There are also, of course, questions that must be asked about the limits of the value of ships like the Venomous. Today small combatants are seen as being too limited in the combat capabilities they can bring to modern conflicts. There are also valid questions to be asked about survivability in the modern battle. And we must also recognize that because they do not fulfill the Navy’s self-image as a large ship, battlefleet force, some officers may not see their value.Yes!
Still, the low cost of small combatants relative to other warships and their ubiquitous use in the fleets of prior global naval powers remind us of their enduring value. It may be worth considering that for the price of one of today’s multi-mission destroyers (a destroyer in name but a modern capital ship in design, size, and cost), a flotilla of smaller ships could be built. And while only a very small number of shipyards build the ships of today’s U.S. Navy, a much wider number in the United States can, and do, build small combatants including the Coast Guard’s new patrol cutters and missile boats for foreign markets. The vast majority of the missions that are cited as the baseline for a 355-ship fleet, from freedom of navigation operations and naval diplomacy to littoral combat and broader patrols, are missions that small combatants have excelled at in the past.
"We must be ready to dare all for our country. For history does not long entrust the care of freedom to the weak or the timid. We must acquire proficiency in defense and display stamina in purpose." - President Eisenhower, First Inaugural Address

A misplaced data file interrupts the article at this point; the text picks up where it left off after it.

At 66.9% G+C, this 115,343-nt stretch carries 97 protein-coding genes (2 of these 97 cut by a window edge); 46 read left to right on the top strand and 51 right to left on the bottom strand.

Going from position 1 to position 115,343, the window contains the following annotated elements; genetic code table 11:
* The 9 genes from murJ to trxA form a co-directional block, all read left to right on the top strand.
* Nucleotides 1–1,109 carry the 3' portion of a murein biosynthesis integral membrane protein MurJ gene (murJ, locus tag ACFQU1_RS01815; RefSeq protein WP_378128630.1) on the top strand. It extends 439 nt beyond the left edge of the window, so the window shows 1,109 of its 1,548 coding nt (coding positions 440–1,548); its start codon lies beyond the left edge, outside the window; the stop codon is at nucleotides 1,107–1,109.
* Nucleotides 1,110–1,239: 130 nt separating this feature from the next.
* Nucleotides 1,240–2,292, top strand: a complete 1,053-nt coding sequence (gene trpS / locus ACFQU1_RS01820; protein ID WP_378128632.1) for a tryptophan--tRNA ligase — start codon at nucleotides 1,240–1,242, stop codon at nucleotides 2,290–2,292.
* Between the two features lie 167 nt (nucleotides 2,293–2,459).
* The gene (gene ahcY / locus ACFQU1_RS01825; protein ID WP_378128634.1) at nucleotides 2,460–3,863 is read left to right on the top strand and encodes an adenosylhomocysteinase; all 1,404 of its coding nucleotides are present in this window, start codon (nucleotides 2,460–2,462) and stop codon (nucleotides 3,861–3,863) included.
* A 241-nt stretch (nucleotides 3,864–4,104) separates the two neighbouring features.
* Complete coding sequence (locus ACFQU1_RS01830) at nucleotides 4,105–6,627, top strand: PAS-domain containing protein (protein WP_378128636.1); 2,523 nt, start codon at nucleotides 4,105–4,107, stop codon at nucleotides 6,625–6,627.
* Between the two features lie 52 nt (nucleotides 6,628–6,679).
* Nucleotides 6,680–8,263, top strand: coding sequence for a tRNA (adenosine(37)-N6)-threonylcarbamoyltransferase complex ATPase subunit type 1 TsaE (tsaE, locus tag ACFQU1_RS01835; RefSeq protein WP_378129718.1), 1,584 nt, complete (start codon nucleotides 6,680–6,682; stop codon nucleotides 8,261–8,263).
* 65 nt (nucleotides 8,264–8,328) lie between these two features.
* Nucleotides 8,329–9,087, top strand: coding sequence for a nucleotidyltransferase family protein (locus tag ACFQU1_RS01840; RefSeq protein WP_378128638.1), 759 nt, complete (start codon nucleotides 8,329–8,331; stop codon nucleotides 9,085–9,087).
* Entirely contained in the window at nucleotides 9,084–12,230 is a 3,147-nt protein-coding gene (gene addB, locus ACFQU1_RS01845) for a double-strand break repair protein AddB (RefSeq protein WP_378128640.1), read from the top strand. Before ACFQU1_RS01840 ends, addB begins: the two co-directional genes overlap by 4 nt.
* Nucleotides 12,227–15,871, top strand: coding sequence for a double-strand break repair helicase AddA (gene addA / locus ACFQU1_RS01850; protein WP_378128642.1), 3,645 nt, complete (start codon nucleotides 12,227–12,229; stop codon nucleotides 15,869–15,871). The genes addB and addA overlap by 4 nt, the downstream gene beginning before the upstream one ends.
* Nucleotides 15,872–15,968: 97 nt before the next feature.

Saturday, October 28, 2017
A Book Review Worth Reading: A Forgotten Part of Fleets
B.J. Armstrong, PhD, reviews A Hard Fought Ship: The Story of HMS Venomous in War on the Rocks' A Forgotten Part of Fleets and makes the point oft taken up here for the small ship navy:
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I think the US Navy still does not want the geographical limitations of a flotilla force. To me it does make sense to invest in building up some regional forces of smaller combatants. It served us well with the PT boats in the West Pacific island chains.ReplyDelete
I could see deploying small combatants in both the Med and the Persian Gulf (we have some in the later), but with much increased capacity. That would allow the US Navy to fulfill a forward deployed presence, as well as a rapid initial response force till we can get larger surface combatants into the region. Besides, either of those two seas, small flotilla units would be covered by land based air power as well. It would add substantial teeth to the 5th and 6th fleet to perform their missions.